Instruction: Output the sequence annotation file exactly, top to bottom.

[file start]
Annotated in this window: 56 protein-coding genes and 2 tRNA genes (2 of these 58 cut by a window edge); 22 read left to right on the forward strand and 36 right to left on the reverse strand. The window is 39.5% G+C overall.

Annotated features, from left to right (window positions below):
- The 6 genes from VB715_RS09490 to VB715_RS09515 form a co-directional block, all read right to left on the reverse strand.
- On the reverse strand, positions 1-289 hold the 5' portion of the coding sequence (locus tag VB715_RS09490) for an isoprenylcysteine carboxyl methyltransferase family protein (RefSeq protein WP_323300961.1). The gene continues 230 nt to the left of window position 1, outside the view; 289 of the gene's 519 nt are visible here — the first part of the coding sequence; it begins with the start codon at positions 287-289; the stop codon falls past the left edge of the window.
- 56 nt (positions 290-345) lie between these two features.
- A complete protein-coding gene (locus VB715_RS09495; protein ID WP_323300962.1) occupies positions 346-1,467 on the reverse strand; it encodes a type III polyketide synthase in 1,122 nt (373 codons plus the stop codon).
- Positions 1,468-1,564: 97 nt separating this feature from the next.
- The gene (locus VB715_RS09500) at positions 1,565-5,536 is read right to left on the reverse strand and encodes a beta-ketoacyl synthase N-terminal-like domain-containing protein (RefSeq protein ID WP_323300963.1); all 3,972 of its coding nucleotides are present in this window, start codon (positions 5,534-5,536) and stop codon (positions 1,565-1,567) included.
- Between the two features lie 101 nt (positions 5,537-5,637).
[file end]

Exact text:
Annotated in this window: 56 protein-coding genes and 2 tRNA genes (2 of these 58 cut by a window edge); 22 read left to right on the forward strand and 36 right to left on the reverse strand. The window is 39.5% G+C overall.

Annotated features, from left to right (window positions below):
- The 6 genes from VB715_RS09490 to VB715_RS09515 form a co-directional block, all read right to left on the reverse strand.
- On the reverse strand, positions 1-289 hold the 5' portion of the coding sequence (locus tag VB715_RS09490) for an isoprenylcysteine carboxyl methyltransferase family protein (RefSeq protein WP_323300961.1). The gene continues 230 nt to the left of window position 1, outside the view; 289 of the gene's 519 nt are visible here — the first part of the coding sequence; it begins with the start codon at positions 287-289; the stop codon falls past the left edge of the window.
- 56 nt (positions 290-345) lie between these two features.
- A complete protein-coding gene (locus VB715_RS09495; protein ID WP_323300962.1) occupies positions 346-1,467 on the reverse strand; it encodes a type III polyketide synthase in 1,122 nt (373 codons plus the stop codon).
- Positions 1,468-1,564: 97 nt separating this feature from the next.
- The gene (locus VB715_RS09500) at positions 1,565-5,536 is read right to left on the reverse strand and encodes a beta-ketoacyl synthase N-terminal-like domain-containing protein (RefSeq protein ID WP_323300963.1); all 3,972 of its coding nucleotides are present in this window, start codon (positions 5,534-5,536) and stop codon (positions 1,565-1,567) included.
- Between the two features lie 101 nt (positions 5,537-5,637).